Learn how to pack light and take responsibility for your own belongings. Don’t rely on someone else to pack the power point adapter or your phone charger; this will only lead to arguments about who forgot to pack what. Just because you might share everything else does not mean that you need to share your dirty laundry… literally.
7. Be open about money
Money and stress about money causes arguments. Some people share money, others travel on a strict budget, and some like to spend big and not miss out on a single thing. While it can be a private matter, make sure you have an understanding of what your travel companion’s money situation is and that they understand yours.
Before your trip, try to discuss how you will access your money (read here about using your debit card, credit card, or cash while travelling) and what your budget is, whether it is a hitchhiker/backpacker’s budget or a luxury/business class budget. It also helps to know the local currency, have a basic knowledge of the exchange rates and know that you have an easy access to enough money for your whole trip.
And, there is nothing more stressful than losing your wallet full of credit cards, tickets and cash. So have a back-up and be prepared.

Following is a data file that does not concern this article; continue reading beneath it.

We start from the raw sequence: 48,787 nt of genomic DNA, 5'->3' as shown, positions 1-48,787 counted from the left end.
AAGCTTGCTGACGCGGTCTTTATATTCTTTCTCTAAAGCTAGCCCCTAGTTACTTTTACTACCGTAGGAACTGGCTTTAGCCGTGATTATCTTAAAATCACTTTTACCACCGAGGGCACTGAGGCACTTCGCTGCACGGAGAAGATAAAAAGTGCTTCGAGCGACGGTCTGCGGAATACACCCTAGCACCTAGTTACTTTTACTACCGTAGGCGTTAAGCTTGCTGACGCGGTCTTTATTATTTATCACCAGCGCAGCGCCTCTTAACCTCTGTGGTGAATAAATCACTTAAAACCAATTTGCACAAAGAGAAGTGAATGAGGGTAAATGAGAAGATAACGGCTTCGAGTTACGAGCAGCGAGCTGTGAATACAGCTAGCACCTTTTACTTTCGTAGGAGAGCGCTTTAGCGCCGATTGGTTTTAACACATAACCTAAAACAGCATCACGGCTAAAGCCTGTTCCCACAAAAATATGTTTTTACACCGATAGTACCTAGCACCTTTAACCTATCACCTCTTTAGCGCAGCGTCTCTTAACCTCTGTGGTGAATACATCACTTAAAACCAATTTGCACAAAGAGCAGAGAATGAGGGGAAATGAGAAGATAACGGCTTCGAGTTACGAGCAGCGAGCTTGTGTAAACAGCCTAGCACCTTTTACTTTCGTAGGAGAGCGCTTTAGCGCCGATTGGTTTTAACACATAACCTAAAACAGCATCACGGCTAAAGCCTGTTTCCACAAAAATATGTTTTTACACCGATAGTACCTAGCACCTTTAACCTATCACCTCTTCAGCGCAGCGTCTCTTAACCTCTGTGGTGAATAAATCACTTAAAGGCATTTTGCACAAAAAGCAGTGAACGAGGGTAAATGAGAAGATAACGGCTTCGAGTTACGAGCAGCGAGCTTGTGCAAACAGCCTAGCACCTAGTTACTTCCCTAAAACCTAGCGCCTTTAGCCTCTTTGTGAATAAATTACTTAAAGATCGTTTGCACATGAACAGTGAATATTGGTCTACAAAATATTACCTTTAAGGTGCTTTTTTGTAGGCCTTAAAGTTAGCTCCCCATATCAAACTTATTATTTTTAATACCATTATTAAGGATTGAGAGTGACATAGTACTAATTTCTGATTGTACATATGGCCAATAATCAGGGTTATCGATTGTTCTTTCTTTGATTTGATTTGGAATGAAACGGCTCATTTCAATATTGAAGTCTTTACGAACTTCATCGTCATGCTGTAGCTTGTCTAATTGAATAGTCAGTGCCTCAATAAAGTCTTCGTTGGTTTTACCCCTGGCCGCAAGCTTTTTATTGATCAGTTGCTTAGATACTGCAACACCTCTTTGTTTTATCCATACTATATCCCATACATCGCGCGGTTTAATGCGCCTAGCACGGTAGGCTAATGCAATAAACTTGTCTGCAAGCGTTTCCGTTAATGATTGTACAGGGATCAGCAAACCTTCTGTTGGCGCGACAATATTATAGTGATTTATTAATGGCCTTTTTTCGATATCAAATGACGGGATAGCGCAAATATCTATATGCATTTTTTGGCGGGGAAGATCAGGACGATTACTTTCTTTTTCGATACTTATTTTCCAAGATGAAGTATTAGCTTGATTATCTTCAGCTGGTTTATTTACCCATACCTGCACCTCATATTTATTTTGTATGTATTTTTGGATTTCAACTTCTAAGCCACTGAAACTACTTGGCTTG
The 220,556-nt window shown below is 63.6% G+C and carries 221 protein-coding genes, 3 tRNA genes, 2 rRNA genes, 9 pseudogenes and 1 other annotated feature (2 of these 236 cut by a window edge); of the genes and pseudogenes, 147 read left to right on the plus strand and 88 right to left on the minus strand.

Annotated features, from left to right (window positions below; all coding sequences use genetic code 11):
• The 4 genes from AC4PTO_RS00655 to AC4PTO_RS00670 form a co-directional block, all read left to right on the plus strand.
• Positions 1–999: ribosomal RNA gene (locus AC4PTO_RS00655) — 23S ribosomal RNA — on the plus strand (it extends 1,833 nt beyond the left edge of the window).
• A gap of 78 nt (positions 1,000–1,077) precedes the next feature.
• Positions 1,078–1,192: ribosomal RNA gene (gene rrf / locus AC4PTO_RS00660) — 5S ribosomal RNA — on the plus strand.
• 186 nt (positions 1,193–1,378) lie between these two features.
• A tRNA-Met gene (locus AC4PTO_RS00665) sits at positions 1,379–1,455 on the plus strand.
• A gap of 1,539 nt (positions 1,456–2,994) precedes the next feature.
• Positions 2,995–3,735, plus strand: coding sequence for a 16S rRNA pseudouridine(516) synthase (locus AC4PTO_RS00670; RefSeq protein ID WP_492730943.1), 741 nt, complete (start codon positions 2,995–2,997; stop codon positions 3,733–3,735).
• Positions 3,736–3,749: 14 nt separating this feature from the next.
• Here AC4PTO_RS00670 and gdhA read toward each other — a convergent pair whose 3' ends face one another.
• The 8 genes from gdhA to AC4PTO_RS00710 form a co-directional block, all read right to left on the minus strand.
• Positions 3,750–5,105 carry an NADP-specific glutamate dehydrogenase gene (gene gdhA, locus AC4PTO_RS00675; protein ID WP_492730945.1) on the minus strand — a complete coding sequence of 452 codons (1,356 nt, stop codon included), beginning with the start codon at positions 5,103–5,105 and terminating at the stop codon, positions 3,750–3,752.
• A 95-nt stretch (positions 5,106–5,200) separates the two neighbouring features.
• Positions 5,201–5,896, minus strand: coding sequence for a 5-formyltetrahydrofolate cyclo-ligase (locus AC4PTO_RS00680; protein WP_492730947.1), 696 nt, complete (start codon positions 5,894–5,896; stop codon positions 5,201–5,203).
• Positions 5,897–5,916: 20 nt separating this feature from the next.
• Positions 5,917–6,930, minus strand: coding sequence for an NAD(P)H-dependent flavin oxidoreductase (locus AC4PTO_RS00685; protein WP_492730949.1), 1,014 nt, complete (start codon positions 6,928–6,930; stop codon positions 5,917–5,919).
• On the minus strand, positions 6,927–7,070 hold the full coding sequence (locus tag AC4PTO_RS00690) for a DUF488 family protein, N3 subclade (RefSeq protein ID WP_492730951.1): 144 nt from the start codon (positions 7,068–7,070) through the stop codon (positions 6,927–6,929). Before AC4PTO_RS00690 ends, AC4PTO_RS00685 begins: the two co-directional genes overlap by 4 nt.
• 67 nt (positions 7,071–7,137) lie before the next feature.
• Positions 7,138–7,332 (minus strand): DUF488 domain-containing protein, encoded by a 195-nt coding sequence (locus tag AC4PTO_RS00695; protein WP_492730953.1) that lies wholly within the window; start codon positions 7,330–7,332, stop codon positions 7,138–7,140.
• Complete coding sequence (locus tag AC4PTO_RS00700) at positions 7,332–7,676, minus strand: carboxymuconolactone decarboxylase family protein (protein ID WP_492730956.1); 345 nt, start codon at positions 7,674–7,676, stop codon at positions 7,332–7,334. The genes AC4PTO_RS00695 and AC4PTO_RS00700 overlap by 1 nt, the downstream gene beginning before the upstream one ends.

8. Keep healthy (and happy) with a balanced diet
We all love to indulge in rich foods and enjoy the culinary delights of a new destination, but make sure you are keeping track of your eating and drinking habits for the sake of your own health and the sanity of your travel companions. You will probably find that you and your companions will not enjoy the trip if you are too hung-over, hungry and/or sleep deprived. I am the moodiest person in the world when I am hungry, and I know that my husband is unbearable when he has had too much wine the night before, so I always try to keep a sandwich nearby or let him sleep it off before we start our day of sight-seeing.
While I am not one to talk about healthy diets (give me a pack of Pringles over an apple any day), I find that my general mood improves if I spend at least 1 day a week eating well and walking/riding to sites and landmarks. Quick tip – always keep a bottle of water handy when you are travelling as flying and walking can dehydrate you quickly in any weather.
Looking for more travel inspiration?
Check out my recommendation on what to do in:
Amsterdam, Bali, Berlin, Brisbane, Bristol, Budapest, Cambridge, Canberra, Cappadocia, Chamonix, Copenhagen, Dubrovnik, Istanbul, Kotor, Kyoto, London, Lyon, Madrid, New York City, Noosa, Paris, Riga, Scotland, Tokyo and Washington D.C.